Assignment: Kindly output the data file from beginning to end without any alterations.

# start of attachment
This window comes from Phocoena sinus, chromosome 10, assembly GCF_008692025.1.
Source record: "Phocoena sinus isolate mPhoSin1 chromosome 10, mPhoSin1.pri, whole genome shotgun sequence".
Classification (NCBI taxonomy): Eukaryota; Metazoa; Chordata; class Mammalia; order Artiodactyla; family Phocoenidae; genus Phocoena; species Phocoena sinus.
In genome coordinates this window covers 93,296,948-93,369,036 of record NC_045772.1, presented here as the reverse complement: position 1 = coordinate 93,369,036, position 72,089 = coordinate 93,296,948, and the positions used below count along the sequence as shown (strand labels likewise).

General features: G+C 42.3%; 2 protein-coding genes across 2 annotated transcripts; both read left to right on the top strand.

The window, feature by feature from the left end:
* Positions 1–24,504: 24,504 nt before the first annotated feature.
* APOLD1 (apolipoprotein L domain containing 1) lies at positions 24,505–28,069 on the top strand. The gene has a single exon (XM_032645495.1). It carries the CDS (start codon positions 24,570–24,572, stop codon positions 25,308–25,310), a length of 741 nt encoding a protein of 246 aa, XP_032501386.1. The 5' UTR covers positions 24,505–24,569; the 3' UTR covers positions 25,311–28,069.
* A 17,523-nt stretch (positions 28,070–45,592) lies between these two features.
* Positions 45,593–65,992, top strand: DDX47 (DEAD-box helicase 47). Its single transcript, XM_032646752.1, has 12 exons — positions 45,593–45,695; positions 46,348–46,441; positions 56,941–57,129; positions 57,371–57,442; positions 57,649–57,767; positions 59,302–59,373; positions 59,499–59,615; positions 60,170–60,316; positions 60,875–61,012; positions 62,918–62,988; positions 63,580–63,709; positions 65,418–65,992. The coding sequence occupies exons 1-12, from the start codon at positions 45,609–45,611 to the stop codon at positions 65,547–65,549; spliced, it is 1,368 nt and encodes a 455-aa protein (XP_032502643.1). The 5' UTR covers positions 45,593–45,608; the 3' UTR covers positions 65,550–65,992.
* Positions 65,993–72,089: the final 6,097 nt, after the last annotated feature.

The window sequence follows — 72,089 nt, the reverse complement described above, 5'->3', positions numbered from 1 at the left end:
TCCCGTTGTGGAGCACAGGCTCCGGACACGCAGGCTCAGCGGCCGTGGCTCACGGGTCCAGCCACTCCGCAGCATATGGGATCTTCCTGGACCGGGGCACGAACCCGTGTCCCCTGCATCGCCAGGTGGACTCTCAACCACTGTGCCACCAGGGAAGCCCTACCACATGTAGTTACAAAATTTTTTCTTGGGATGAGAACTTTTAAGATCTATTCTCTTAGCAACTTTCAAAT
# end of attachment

This window comes from Phocoena sinus, chromosome 10, assembly GCF_008692025.1.
Source record: "Phocoena sinus isolate mPhoSin1 chromosome 10, mPhoSin1.pri, whole genome shotgun sequence".
Classification (NCBI taxonomy): Eukaryota; Metazoa; Chordata; class Mammalia; order Artiodactyla; family Phocoenidae; genus Phocoena; species Phocoena sinus.
In genome coordinates this window covers 93,296,948-93,369,036 of record NC_045772.1, presented here as the reverse complement: position 1 = coordinate 93,369,036, position 72,089 = coordinate 93,296,948, and the positions used below count along the sequence as shown (strand labels likewise).

General features: G+C 42.3%; 2 protein-coding genes across 2 annotated transcripts; both read left to right on the top strand.

The window, feature by feature from the left end:
* Positions 1–24,504: 24,504 nt before the first annotated feature.
* APOLD1 (apolipoprotein L domain containing 1) lies at positions 24,505–28,069 on the top strand. The gene has a single exon (XM_032645495.1). It carries the CDS (start codon positions 24,570–24,572, stop codon positions 25,308–25,310), a length of 741 nt encoding a protein of 246 aa, XP_032501386.1. The 5' UTR covers positions 24,505–24,569; the 3' UTR covers positions 25,311–28,069.
* A 17,523-nt stretch (positions 28,070–45,592) lies between these two features.
* Positions 45,593–65,992, top strand: DDX47 (DEAD-box helicase 47). Its single transcript, XM_032646752.1, has 12 exons — positions 45,593–45,695; positions 46,348–46,441; positions 56,941–57,129; positions 57,371–57,442; positions 57,649–57,767; positions 59,302–59,373; positions 59,499–59,615; positions 60,170–60,316; positions 60,875–61,012; positions 62,918–62,988; positions 63,580–63,709; positions 65,418–65,992. The coding sequence occupies exons 1-12, from the start codon at positions 45,609–45,611 to the stop codon at positions 65,547–65,549; spliced, it is 1,368 nt and encodes a 455-aa protein (XP_032502643.1). The 5' UTR covers positions 45,593–45,608; the 3' UTR covers positions 65,550–65,992.
* Positions 65,993–72,089: the final 6,097 nt, after the last annotated feature.

The window sequence follows — 72,089 nt, the reverse complement described above, 5'->3', positions numbered from 1 at the left end:
TCCCGTTGTGGAGCACAGGCTCCGGACACGCAGGCTCAGCGGCCGTGGCTCACGGGTCCAGCCACTCCGCAGCATATGGGATCTTCCTGGACCGGGGCACGAACCCGTGTCCCCTGCATCGCCAGGTGGACTCTCAACCACTGTGCCACCAGGGAAGCCCTACCACATGTAGTTACAAAATTTTTTCTTGGGATGAGAACTTTTAAGATCTATTCTCTTAGCAACTTTCAAAT